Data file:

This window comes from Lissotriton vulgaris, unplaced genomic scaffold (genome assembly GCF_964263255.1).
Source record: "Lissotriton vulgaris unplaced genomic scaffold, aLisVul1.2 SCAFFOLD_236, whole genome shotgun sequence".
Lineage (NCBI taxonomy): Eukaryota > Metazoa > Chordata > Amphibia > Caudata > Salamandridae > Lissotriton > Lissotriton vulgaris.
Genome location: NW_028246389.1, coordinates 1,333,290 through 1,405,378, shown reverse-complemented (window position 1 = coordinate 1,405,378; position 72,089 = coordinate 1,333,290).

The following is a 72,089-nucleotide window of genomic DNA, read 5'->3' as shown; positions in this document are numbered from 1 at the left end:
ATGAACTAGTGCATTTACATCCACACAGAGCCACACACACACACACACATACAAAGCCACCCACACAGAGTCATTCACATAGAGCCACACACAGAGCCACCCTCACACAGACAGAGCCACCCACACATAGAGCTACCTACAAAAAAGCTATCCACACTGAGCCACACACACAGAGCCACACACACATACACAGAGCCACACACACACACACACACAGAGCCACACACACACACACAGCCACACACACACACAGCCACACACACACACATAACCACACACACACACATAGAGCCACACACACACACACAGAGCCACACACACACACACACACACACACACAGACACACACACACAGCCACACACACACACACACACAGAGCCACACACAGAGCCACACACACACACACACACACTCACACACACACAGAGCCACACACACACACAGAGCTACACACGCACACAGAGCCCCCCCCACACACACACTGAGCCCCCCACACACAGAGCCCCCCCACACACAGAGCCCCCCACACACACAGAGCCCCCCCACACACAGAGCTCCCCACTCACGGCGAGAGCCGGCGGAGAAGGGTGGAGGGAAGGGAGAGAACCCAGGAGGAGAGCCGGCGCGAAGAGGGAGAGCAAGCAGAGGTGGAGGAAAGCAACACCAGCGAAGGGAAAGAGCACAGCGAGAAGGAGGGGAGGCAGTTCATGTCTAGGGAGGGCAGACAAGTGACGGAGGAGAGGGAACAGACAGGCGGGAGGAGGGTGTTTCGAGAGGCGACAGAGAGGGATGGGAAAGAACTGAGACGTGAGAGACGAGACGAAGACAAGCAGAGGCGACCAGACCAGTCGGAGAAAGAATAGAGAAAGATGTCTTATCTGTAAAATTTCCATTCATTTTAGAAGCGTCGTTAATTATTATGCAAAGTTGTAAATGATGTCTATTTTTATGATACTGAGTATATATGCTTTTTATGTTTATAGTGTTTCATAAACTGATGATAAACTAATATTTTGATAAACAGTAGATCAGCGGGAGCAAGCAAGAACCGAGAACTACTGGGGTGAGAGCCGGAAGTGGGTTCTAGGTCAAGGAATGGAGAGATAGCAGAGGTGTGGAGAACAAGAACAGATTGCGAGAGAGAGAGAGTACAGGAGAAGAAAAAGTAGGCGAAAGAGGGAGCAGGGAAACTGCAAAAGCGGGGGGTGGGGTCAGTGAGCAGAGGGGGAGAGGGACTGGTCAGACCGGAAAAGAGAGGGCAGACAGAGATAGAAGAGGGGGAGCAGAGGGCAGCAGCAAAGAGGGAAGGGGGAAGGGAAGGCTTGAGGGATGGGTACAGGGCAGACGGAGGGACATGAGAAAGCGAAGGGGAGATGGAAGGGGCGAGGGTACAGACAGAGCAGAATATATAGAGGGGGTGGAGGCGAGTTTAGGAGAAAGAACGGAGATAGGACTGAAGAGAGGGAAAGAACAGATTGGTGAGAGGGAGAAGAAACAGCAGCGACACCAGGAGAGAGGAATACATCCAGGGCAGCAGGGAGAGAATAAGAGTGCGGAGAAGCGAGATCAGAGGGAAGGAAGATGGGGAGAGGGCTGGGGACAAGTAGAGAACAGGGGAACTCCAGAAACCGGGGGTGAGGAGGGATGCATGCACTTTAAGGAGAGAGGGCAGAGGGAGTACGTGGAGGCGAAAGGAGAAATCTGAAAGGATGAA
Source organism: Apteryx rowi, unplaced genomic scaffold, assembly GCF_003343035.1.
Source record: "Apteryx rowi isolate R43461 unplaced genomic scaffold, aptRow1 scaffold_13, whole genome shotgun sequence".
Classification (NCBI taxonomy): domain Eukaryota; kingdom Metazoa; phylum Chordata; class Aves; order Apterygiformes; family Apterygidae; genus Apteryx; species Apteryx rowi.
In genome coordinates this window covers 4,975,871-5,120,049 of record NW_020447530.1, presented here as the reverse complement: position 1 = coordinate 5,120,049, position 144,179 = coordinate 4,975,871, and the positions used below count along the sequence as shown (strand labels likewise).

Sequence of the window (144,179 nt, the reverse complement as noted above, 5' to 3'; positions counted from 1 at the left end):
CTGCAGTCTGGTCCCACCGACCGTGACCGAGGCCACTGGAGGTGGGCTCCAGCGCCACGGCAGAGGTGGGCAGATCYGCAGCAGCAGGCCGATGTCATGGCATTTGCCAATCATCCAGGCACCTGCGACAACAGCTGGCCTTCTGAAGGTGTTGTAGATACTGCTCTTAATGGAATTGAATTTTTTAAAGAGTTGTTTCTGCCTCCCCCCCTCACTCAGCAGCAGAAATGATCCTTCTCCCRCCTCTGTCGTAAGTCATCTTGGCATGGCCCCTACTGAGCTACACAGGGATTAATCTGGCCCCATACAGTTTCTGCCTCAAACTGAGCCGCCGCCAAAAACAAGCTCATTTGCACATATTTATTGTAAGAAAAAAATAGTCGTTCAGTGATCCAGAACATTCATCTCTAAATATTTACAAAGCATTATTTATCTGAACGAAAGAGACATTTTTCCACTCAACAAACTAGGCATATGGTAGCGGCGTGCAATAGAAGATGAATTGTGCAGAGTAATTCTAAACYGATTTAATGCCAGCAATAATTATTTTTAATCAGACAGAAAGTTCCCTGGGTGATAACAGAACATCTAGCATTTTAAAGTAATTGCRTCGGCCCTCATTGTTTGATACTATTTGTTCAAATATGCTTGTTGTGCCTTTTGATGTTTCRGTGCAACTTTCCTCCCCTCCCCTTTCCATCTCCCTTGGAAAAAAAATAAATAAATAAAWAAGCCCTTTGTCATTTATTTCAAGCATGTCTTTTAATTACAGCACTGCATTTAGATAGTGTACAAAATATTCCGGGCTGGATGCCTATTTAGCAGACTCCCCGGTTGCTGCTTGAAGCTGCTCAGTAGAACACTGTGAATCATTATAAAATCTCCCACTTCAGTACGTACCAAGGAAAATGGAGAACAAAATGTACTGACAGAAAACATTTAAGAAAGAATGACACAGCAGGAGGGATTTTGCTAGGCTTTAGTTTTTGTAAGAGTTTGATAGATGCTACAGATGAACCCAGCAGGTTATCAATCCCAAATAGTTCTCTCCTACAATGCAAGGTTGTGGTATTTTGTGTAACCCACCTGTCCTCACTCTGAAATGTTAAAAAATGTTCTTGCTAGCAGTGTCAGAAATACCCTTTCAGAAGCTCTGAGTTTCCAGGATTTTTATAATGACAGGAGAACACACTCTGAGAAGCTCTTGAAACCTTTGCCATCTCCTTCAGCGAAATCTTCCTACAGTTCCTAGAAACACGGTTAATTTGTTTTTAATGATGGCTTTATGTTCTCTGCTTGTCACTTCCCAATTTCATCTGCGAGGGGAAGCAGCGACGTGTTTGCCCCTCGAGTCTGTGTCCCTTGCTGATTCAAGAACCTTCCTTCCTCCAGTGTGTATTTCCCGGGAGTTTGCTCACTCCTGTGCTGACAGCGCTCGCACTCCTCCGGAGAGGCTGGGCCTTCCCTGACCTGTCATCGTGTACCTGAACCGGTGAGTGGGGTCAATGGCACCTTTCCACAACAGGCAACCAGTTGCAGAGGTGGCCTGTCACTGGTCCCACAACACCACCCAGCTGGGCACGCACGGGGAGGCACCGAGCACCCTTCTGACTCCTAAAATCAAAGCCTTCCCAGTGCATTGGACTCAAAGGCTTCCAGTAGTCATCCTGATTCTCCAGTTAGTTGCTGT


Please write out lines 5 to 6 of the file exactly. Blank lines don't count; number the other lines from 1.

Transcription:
The following is a 72,089-nucleotide window of genomic DNA, read 5'->3' as shown; positions in this document are numbered from 1 at the left end:
ATGAACTAGTGCATTTACATCCACACAGAGCCACACACACACACACACATACAAAGCCACCCACACAGAGTCATTCACATAGAGCCACACACAGAGCCACCCTCACACAGACAGAGCCACCCACACATAGAGCTACCTACAAAAAAGCTATCCACACTGAGCCACACACACAGAGCCACACACACATACACAGAGCCACACACACACACACACACAGAGCCACACACACACACACAGCCACACACACACACAGCCACACACACACACATAACCACACACACACACATAGAGCCACACACACACACACAGAGCCACACACACACACACACACACACACACAGACACACACACACAGCCACACACACACACACACACAGAGCCACACACAGAGCCACACACACACACACACACACTCACACACACACAGAGCCACACACACACACAGAGCTACACACGCACACAGAGCCCCCCCCACACACACACTGAGCCCCCCACACACAGAGCCCCCCCACACACAGAGCCCCCCACACACACAGAGCCCCCCCACACACAGAGCTCCCCACTCACGGCGAGAGCCGGCGGAGAAGGGTGGAGGGAAGGGAGAGAACCCAGGAGGAGAGCCGGCGCGAAGAGGGAGAGCAAGCAGAGGTGGAGGAAAGCAACACCAGCGAAGGGAAAGAGCACAGCGAGAAGGAGGGGAGGCAGTTCATGTCTAGGGAGGGCAGACAAGTGACGGAGGAGAGGGAACAGACAGGCGGGAGGAGGGTGTTTCGAGAGGCGACAGAGAGGGATGGGAAAGAACTGAGACGTGAGAGACGAGACGAAGACAAGCAGAGGCGACCAGACCAGTCGGAGAAAGAATAGAGAAAGATGTCTTATCTGTAAAATTTCCATTCATTTTAGAAGCGTCGTTAATTATTATGCAAAGTTGTAAATGATGTCTATTTTTATGATACTGAGTATATATGCTTTTTATGTTTATAGTGTTTCATAAACTGATGATAAACTAATATTTTGATAAACAGTAGATCAGCGGGAGCAAGCAAGAACCGAGAACTACTGGGGTGAGAGCCGGAAGTGGGTTCTAGGTCAAGGAATGGAGAGATAGCAGAGGTGTGGAGAACAAGAACAGATTGCGAGAGAGAGAGAGTACAGGAGAAGAAAAAGTAGGCGAAAGAGGGAGCAGGGAAACTGCAAAAGCGGGGGGTGGGGTCAGTGAGCAGAGGGGGAGAGGGACTGGTCAGACCGGAAAAGAGAGGGCAGACAGAGATAGAAGAGGGGGAGCAGAGGGCAGCAGCAAAGAGGGAAGGGGGAAGGGAAGGCTTGAGGGATGGGTACAGGGCAGACGGAGGGACATGAGAAAGCGAAGGGGAGATGGAAGGGGCGAGGGTACAGACAGAGCAGAATATATAGAGGGGGTGGAGGCGAGTTTAGGAGAAAGAACGGAGATAGGACTGAAGAGAGGGAAAGAACAGATTGGTGAGAGGGAGAAGAAACAGCAGCGACACCAGGAGAGAGGAATACATCCAGGGCAGCAGGGAGAGAATAAGAGTGCGGAGAAGCGAGATCAGAGGGAAGGAAGATGGGGAGAGGGCTGGGGACAAGTAGAGAACAGGGGAACTCCAGAAACCGGGGGTGAGGAGGGATGCATGCACTTTAAGGAGAGAGGGCAGAGGGAGTACGTGGAGGCGAAAGGAGAAATCTGAAAGGATGAA